Welcome to The Obscuritory, a blog about lesser-known, odder games and software.
Through the 80s, 90s, and early 2000s, rapid technological changes – like the availability of home computers, the CD-ROM, multimedia tools, and online distribution via Usenet or shareware websites – led to a boom in creative, unusual games and software, big and small, created by whole production teams or sometimes just one person.
They were games that played around with strange ideas, homespun versions of more popular titles, elaborate home productivity programs, interactive movies, ambitious experiments and misfires, personal goof-arounds, and other misfits.
Most of these were overshadowed by bigger names like Nintendo and Sega even at the time they were released. Now, they’re less than footnotes. Many are unplayable on modern devices without technical workarounds or emulation, if not totally unavailable. They’ve been paved over in service of a cleaner, less truthful version of gaming and computer history. In the worst cases, they’re targets of unneeded mockery.
Revisiting the history we’ve thrown out makes gaming more curious and interesting. These games can still surprise, excite, entertain, and inspire. They open us up to ideas and stories we didn’t know existed. They deserve another chance to thrive.
This blog is a living account of my experiences digging into this lost period. Posts cover my impressions of the games, their genres, and the era, plus broader questions about preservation and what we decide to include in history. Maybe we’ll learn something along the way!
The goal of The Obscuritory is reappreciation. There’s more to old games than nostalgia or ridicule! Every game and program is worth considering, which means approaching them sincerely and accepting their out-of-date parts in context.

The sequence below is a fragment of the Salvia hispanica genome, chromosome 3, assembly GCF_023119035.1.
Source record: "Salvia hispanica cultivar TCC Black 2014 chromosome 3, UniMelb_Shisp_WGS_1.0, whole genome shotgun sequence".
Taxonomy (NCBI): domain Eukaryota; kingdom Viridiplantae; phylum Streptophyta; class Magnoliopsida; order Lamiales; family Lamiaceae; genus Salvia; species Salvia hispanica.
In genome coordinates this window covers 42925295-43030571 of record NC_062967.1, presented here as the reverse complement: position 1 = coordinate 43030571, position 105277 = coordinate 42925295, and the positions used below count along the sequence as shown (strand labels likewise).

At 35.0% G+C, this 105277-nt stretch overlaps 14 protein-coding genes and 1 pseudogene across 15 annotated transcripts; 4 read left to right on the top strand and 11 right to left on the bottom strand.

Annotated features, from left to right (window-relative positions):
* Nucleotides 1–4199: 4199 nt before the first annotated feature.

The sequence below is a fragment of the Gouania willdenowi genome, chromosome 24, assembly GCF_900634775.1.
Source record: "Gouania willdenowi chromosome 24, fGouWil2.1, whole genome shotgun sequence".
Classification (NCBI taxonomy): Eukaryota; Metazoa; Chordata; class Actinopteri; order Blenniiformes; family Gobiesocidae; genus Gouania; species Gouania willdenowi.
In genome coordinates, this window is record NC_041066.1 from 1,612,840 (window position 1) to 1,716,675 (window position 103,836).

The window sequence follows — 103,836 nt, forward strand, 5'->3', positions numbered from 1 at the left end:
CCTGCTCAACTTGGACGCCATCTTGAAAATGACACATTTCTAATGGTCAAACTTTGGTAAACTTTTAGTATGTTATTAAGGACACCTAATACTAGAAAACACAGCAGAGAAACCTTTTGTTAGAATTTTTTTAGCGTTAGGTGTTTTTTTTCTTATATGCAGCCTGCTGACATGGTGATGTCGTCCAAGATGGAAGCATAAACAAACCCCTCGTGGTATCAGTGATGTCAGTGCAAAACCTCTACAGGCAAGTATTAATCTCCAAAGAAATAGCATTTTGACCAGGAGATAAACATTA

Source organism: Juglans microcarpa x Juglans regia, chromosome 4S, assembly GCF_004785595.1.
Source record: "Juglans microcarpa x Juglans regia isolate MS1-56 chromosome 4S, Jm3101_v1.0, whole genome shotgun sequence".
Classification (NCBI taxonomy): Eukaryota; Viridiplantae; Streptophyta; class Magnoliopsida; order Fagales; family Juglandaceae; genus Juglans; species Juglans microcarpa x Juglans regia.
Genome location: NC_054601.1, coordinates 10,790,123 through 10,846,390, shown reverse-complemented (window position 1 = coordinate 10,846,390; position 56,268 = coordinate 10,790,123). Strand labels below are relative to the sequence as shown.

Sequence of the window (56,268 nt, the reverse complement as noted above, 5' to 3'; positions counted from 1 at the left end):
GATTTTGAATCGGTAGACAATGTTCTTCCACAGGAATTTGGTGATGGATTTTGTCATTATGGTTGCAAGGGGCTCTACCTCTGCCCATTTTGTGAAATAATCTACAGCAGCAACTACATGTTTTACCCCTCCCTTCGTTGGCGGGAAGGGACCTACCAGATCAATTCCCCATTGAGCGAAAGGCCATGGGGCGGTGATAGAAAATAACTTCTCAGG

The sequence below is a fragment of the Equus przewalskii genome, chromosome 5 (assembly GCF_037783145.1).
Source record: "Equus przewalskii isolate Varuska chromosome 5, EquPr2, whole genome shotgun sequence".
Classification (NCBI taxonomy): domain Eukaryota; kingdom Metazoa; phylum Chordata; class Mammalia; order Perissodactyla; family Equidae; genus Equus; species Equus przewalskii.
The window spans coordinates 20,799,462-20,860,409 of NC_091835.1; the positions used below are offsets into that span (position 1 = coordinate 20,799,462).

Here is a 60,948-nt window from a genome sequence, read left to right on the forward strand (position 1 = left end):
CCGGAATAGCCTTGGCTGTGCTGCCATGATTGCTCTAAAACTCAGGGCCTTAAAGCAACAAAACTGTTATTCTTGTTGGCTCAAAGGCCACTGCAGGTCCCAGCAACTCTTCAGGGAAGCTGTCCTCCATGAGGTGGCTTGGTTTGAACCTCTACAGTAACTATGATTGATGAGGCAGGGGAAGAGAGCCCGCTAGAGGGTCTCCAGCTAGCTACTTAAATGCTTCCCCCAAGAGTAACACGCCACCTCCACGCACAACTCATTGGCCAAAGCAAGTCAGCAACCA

Programs typically considered separate from (or tangential to) gaming are up for discussion too. Educational software, multimedia art, and reference CD-ROMs are products informed by the same era and are equally valid forms of interactive media. And they present a different, forgotten perspective on the direction of that format.
I want to uncover games that are:
- Relatively unknown. For every game like Diablo, there’s a few more like Cybermercs.
- Different. What original concepts were left behind? What perspectives have been written out? What weirdness doesn’t fit into a neat slot? What unique game was (and still is) misunderstood?
- For computers. Windows, DOS, Macintosh, Amiga, and so forth are the platforms where the margin-doodling happened. Game consoles also tend to have ardent followings of completionists and nostalgists, and I don’t want to retread that ground. That said, some systems from the 90s like the PlayStation and Atari Jaguar cater to the same scope as the rest of this blog and might be featured occasionally.
- Awesome. Forgotten gems need attention.
When possible, I want to look at their developers. Their stories offer insight into the history of game production, especially from those who took non-traditional paths into software or have since moved elsewhere. See the “developer commentary” post tag for articles with input from the designers themselves!
I’ll also write essays about these games and the period. Subject matter, length, and so forth will vary.
Want to play old obscurities yourself? Check out the Resources page for advice on finding games and running them on modern devices.
I’m Phil Salvador. I usually go by Shadsy online. I’m a librarian in the Washington, DC area with an interest in games, their history, and their role in culture.
This blog is my weird little hobby / obsession. I love playing and sharing strange, unknown games, and I love connecting with people who enjoy them too. Please drop me a line if you enjoy the stuff featured here!
One of the greatest powers of bygone video games and software lies in their ability to inspire the next generation of dreamers. So, keeping old games in a drawer is not enough; they must be dusted off, booted up, played, enjoyed, discussed, and, importantly, remembered.
—Rachel Simone Weil, in Theresa Duncan’s Girl-Centric CD-ROMs Are Reissued for a New Generation